- we will create places for playing with the materials where we simulate dislocation by means of poster walls that “separate” two spots (and provide earbuds if needed)
- we (and the participants) bring along materials to play with, such as: balloons, wooden construction kits, ropes, etc. to build “material tactics for (re-)connection” via physical movements, pneumatic mechanisms, electronics, …
- we prepare several questions to guide this exploration, such as: What role does synchronicity / asynchronicity play? What actions can be created, what is felt/ experienced? How immediate are actions and reactions?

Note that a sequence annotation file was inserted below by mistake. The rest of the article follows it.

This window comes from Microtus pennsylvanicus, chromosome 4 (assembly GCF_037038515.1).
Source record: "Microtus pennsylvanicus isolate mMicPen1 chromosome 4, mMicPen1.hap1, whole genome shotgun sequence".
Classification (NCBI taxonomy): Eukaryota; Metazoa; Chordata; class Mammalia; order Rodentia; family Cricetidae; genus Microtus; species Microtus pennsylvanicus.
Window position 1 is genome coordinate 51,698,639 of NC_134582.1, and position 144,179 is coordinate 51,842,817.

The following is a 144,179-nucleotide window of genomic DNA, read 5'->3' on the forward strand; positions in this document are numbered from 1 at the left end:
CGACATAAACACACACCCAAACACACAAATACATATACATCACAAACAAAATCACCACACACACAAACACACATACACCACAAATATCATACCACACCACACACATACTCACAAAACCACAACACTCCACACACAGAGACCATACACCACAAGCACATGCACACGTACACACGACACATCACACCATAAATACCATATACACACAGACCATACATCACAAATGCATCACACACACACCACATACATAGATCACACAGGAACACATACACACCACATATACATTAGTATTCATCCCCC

After this exploration session the groups meet again to discuss the explored concepts and qualities and to map them on the previously established landscape. Finally, the workshop will close by discussing how to proceed in terms of (a) new design directions, (b) underexplored research areas, and (c) dissemination of workshop results.
Verena Fuchsberger is Postdoc at the Center for Human-Computer Interaction at the University of Salzburg. She focuses on the agency of human and non-human actors in HCI and interaction design – in particular, she is interested in the materiality of interactions. Verena has published on interaction Design, the future of work, the ageing society, grandparents-grandchildren relationships, materiality in HCI and interaction design and more.